University-of-Glasgow-Radiation-Protection-Service

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					University of Glasgow Radiation Protection Service

Ionising Radiations Regulations 1999 Regulation 7
PRIOR RISK ASSESSMENT FOR THE USE OF IONISING RADIATION

Ref No of Assessment
Date of Assessment
Department/Division of IBLS
Location & Room No of Laboratory
Name & Status of Assessor [ see Note 1 ]
Name of Departmental Radiation Supervisor

Are registration/authorisation certificates on display?                Yes/No

Identify the Hazard(s) [ see Note 2 ]
Radionuclide
Activity
Form
Frequency & duration of procedure

Who might be affected by this work? [ see Note 3 ]




What is the nature of the risk?
External radiation hazard
Internal radiation hazard (ingestion)
Internal radiation hazard (inhalation)
Internal radiation hazard (penetration of skin)

What control measures are in place to minimise the risk?   Comments:
Adequate supervision?
Adequate Local Rules?
"Controlled" or 'Supervised" area?
Warning signs?
Training of personnel?
Personal protection: gloves/lab coats?
Bench protection & spill trays?
Beta shields?
Suitable portable monitoring instruments?
Personal dosimetry: body badge/finger badge?
Has DRPS or RPA been consulted?
RSA 93 Controls
Have monthly aqueous radioactive waste disposal limits been
allocated to the laboratory?
Are there aqueous and solid radioactive waste logbooks
available?
Is the solid radioactive waste bin adequately shielded?

Is this bin sent to the Radiation Protection Service weekly for
disposal?

Are staff aware of emergency procedures for the following:
Surface contamination?
Production of aerosols/airborne contamination?
Spills onto self and clothing?
Needlestick or cuts involving radioactivity?
Explosions and fire?

       After safety procedures are in place, is the risk of workers receiving 6 mSv whole body or 150 mSv to the extremities/skin:

High                                           Medium                                        Low

            If you have assessed that the risk is medium or high, are there any ALARP measures that may be improved ie:

                                                                  Yes                   No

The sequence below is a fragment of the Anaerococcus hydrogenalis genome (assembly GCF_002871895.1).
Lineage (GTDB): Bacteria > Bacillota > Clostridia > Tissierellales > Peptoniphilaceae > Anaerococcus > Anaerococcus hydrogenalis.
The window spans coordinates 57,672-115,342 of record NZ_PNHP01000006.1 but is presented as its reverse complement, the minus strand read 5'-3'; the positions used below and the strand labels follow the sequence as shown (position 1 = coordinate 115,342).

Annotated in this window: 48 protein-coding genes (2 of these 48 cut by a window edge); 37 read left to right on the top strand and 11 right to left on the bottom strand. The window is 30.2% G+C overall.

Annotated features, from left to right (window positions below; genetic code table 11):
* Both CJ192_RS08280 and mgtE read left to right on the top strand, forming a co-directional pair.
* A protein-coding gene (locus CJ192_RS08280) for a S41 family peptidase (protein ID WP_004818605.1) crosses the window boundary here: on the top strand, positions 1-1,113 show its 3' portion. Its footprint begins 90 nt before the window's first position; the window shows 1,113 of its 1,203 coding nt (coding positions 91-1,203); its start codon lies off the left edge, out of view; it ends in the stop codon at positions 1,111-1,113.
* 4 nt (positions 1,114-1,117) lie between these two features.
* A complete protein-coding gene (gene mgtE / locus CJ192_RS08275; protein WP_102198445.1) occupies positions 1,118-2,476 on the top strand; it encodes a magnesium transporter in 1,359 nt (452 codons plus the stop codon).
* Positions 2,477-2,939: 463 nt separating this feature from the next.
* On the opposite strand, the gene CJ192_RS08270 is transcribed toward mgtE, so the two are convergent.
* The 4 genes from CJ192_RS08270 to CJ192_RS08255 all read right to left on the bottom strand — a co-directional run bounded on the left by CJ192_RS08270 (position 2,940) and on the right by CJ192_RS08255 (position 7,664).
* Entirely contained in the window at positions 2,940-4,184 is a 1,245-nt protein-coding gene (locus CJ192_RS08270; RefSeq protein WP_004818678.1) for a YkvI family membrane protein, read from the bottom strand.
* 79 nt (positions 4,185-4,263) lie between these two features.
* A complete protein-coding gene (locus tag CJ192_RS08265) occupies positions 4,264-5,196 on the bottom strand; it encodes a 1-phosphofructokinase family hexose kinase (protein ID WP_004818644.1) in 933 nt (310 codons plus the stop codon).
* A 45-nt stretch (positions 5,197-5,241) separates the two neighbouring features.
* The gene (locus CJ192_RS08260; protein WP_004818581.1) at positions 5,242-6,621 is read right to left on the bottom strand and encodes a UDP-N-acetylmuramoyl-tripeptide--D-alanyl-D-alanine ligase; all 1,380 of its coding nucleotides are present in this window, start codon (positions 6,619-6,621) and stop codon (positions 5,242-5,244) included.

Time
                                          Distance
                                          Shielding

                  1         Is it possible to reduce the amount of radioactivity used?              Yes/No
                  2         Is additional training or supervision required?                         Yes/No
                  3         Will it be necessary to "classify" the worker?                          Yes/No
                  4         Should the worker work only in a 'controlled' radiation area?           Yes/No

ADDITIONAL CONTROLS

                  1         Are departmental contamination surveys carried out to complement
                            Radiation Protection Service Surveys?                                   Yes/No
                  2         Are portable contamination monitors sent back to the RPS annually
                            for testing and maintenance?                                            Yes/No
                  3         Are personal dosimeters returned promptly for processing?               Yes/No
                  4         Have all measures been taken to ensure that radionuclides are
                            stored safety and securely when not in use?                             Yes/No

Assessor's Comments:




                                                                    2
Assessor's Signature                        Printed Name                                   Date



Reviewer's Signature                        Printed Name                                   Date




Note 1 The Risk Assessor should normally be the laboratory supervisor but some departments prefer the Departmental Radiation
       Protection Supervisor to do carry out this task for consistency in risk assessments.

Note 2 Identify whether a COSHH risk assessment is also required.

Note 3 Personnel who might be at risk:

         1       Registered radiation workers
         2       Other non-radiation workers who share the same laboratory
         3       Cleaners
         4       Maintenance staff
         5       Contractors
         6       Visitors
         7       Undergraduate students
         8       Members of the general public
         9       Others

SUMMARY

         Risk assessment is a five step process:
         1       Identify the potential hazards
         2       Decide who might be harmed and how
         3       Evaluate the risks and decide whether existing precautions are adequate
         4       Record your findings (ie on this form)
         5       Review the assessment periodically and revise if necessary.

Notes:




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